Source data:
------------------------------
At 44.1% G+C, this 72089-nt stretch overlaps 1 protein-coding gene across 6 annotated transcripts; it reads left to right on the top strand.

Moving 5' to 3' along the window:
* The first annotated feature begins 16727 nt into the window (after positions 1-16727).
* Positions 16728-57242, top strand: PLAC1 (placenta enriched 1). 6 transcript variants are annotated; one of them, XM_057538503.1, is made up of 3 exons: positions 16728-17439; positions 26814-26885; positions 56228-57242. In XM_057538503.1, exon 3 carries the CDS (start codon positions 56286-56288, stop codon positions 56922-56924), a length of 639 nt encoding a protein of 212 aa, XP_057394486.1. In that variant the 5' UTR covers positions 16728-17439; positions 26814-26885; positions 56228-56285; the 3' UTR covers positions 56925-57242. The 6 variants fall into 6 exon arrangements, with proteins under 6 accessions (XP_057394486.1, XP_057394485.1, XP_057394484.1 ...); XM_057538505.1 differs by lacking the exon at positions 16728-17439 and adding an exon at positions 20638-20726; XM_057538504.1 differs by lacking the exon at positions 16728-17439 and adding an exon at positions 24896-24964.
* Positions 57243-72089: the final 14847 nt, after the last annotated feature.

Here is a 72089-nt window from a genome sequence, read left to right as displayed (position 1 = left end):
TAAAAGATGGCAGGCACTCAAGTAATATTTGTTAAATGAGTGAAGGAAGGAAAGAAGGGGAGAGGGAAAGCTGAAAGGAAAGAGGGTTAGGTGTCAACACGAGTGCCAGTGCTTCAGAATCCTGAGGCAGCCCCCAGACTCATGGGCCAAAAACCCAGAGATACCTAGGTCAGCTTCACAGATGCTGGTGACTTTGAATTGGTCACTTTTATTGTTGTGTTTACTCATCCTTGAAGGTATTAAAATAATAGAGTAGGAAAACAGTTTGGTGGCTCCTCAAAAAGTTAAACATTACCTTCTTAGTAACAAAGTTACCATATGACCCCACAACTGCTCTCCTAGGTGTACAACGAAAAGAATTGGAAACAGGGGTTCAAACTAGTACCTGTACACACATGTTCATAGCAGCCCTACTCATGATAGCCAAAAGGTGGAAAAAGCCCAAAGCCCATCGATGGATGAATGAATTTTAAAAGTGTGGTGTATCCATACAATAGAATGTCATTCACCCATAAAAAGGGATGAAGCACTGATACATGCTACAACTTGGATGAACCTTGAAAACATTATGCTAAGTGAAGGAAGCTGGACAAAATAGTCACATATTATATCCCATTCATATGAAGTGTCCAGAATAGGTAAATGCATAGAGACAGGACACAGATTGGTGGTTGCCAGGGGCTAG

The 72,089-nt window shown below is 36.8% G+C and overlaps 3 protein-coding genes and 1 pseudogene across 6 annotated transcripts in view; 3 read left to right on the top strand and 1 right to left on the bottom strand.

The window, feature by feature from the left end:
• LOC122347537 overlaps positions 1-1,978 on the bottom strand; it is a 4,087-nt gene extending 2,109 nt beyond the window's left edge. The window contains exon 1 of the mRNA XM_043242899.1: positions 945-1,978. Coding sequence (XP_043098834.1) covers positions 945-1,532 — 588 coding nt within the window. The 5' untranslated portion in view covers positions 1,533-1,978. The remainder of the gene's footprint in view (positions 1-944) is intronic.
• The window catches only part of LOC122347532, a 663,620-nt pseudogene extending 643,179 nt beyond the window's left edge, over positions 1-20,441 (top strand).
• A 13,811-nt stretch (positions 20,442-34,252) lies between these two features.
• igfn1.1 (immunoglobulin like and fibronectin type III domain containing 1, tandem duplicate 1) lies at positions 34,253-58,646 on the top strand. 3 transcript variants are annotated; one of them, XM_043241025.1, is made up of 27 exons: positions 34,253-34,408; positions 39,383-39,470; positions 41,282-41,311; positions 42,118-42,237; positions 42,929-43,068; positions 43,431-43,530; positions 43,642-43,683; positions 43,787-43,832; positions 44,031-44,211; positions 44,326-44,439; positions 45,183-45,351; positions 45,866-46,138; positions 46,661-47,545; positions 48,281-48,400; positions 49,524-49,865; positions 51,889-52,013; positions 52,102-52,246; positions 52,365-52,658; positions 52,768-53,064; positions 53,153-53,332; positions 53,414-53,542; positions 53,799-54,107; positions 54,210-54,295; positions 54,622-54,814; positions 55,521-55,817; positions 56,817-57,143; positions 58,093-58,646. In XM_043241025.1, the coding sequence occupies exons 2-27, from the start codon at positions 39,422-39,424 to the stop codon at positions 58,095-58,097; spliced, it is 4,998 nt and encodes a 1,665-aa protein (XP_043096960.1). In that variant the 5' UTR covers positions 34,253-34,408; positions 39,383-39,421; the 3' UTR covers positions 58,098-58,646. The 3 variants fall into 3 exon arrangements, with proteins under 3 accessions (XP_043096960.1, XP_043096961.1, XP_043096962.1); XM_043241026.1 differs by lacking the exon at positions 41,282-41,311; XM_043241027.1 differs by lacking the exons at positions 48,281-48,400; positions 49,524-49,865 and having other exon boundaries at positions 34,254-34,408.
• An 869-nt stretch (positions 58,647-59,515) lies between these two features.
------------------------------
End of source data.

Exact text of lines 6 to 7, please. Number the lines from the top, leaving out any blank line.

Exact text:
Here is a 72089-nt window from a genome sequence, read left to right as displayed (position 1 = left end):
TAAAAGATGGCAGGCACTCAAGTAATATTTGTTAAATGAGTGAAGGAAGGAAAGAAGGGGAGAGGGAAAGCTGAAAGGAAAGAGGGTTAGGTGTCAACACGAGTGCCAGTGCTTCAGAATCCTGAGGCAGCCCCCAGACTCATGGGCCAAAAACCCAGAGATACCTAGGTCAGCTTCACAGATGCTGGTGACTTTGAATTGGTCACTTTTATTGTTGTGTTTACTCATCCTTGAAGGTATTAAAATAATAGAGTAGGAAAACAGTTTGGTGGCTCCTCAAAAAGTTAAACATTACCTTCTTAGTAACAAAGTTACCATATGACCCCACAACTGCTCTCCTAGGTGTACAACGAAAAGAATTGGAAACAGGGGTTCAAACTAGTACCTGTACACACATGTTCATAGCAGCCCTACTCATGATAGCCAAAAGGTGGAAAAAGCCCAAAGCCCATCGATGGATGAATGAATTTTAAAAGTGTGGTGTATCCATACAATAGAATGTCATTCACCCATAAAAAGGGATGAAGCACTGATACATGCTACAACTTGGATGAACCTTGAAAACATTATGCTAAGTGAAGGAAGCTGGACAAAATAGTCACATATTATATCCCATTCATATGAAGTGTCCAGAATAGGTAAATGCATAGAGACAGGACACAGATTGGTGGTTGCCAGGGGCTAG